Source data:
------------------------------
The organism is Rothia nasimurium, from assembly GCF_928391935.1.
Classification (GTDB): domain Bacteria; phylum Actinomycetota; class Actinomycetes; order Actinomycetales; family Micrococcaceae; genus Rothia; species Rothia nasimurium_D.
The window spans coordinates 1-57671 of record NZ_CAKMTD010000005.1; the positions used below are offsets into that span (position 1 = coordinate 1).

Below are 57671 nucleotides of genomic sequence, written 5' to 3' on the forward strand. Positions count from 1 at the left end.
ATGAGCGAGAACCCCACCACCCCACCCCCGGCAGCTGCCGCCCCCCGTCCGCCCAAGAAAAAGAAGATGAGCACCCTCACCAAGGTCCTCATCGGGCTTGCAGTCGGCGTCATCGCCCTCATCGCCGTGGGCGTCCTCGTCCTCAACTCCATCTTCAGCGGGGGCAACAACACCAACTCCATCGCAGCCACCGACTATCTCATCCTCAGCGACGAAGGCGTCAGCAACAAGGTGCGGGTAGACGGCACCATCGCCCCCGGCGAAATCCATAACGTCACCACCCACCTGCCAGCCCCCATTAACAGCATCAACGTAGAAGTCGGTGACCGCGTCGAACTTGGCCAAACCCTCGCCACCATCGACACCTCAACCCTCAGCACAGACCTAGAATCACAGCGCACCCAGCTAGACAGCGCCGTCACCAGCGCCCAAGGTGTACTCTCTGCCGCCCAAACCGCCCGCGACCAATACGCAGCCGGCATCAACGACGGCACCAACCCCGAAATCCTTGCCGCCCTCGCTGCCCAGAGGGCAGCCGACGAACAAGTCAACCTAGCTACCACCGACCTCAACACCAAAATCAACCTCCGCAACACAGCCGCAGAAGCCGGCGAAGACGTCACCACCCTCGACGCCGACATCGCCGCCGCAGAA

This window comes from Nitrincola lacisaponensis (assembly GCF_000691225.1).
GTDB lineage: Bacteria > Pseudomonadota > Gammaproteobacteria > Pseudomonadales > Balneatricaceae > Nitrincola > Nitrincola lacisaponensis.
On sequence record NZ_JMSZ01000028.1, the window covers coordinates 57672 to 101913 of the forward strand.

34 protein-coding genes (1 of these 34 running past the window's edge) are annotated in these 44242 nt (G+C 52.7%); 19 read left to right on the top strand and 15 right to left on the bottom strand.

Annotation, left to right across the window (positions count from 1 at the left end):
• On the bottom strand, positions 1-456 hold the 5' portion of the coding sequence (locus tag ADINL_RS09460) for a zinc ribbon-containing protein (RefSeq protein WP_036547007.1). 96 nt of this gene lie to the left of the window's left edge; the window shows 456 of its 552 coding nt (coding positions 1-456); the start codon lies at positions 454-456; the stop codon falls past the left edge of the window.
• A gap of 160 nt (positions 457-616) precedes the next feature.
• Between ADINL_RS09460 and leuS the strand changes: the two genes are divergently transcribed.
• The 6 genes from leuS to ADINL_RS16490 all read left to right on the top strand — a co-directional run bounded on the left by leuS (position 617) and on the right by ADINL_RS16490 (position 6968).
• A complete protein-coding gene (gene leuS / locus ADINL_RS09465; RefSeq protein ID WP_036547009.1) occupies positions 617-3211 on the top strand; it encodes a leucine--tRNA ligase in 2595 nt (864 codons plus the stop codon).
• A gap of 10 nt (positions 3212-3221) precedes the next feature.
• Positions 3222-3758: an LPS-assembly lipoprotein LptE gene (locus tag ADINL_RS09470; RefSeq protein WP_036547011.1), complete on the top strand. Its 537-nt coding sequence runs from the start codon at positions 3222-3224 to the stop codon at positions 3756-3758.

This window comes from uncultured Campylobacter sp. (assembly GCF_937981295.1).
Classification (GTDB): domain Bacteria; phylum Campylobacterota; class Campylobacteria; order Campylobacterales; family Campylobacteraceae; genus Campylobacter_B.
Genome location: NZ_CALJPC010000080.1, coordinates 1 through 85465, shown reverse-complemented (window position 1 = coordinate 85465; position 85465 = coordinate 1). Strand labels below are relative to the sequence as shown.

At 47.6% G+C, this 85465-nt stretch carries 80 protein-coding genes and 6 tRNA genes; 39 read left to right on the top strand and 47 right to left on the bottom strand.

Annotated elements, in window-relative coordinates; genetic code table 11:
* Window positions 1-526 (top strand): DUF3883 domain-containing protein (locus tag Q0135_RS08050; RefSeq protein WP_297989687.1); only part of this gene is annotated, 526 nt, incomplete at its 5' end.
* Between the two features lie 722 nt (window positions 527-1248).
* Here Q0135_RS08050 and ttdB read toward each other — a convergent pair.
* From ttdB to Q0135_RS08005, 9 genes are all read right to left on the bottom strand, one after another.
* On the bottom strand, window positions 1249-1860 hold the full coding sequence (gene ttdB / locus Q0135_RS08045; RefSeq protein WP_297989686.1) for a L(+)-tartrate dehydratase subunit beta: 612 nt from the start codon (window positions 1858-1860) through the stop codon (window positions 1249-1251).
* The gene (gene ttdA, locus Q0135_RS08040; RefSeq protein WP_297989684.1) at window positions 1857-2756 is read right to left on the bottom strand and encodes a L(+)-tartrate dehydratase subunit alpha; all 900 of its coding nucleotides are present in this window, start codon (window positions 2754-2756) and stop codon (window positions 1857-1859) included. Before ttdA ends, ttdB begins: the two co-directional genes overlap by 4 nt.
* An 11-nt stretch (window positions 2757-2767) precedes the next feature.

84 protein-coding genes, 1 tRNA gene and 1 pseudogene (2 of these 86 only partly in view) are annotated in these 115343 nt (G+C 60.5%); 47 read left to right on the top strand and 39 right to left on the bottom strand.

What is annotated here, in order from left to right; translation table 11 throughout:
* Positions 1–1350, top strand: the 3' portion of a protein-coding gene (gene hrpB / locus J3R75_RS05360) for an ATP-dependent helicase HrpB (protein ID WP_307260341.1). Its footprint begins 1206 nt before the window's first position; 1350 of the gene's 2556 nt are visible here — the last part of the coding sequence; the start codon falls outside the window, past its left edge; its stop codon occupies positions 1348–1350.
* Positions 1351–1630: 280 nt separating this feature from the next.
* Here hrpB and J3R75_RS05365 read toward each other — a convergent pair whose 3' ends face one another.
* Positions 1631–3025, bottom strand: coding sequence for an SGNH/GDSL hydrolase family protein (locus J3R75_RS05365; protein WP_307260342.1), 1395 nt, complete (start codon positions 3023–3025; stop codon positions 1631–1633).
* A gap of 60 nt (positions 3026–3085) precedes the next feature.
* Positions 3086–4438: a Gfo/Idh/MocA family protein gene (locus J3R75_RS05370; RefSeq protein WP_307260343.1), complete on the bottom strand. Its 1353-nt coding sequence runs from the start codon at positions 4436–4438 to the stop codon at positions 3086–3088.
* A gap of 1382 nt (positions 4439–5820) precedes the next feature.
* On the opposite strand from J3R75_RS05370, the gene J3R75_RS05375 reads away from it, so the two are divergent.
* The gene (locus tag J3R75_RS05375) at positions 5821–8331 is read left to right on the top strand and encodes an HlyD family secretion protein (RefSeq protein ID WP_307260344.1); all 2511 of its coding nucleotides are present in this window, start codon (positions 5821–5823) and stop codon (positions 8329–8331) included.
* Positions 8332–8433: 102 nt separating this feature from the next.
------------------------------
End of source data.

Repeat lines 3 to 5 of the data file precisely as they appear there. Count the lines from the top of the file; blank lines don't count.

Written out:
The window spans coordinates 1-57671 of record NZ_CAKMTD010000005.1; the positions used below are offsets into that span (position 1 = coordinate 1).

Below are 57671 nucleotides of genomic sequence, written 5' to 3' on the forward strand. Positions count from 1 at the left end.
ATGAGCGAGAACCCCACCACCCCACCCCCGGCAGCTGCCGCCCCCCGTCCGCCCAAGAAAAAGAAGATGAGCACCCTCACCAAGGTCCTCATCGGGCTTGCAGTCGGCGTCATCGCCCTCATCGCCGTGGGCGTCCTCGTCCTCAACTCCATCTTCAGCGGGGGCAACAACACCAACTCCATCGCAGCCACCGACTATCTCATCCTCAGCGACGAAGGCGTCAGCAACAAGGTGCGGGTAGACGGCACCATCGCCCCCGGCGAAATCCATAACGTCACCACCCACCTGCCAGCCCCCATTAACAGCATCAACGTAGAAGTCGGTGACCGCGTCGAACTTGGCCAAACCCTCGCCACCATCGACACCTCAACCCTCAGCACAGACCTAGAATCACAGCGCACCCAGCTAGACAGCGCCGTCACCAGCGCCCAAGGTGTACTCTCTGCCGCCCAAACCGCCCGCGACCAATACGCAGCCGGCATCAACGACGGCACCAACCCCGAAATCCTTGCCGCCCTCGCTGCCCAGAGGGCAGCCGACGAACAAGTCAACCTAGCTACCACCGACCTCAACACCAAAATCAACCTCCGCAACACAGCCGCAGAAGCCGGCGAAGACGTCACCACCCTCGACGCCGACATCGCCGCCGCAGAA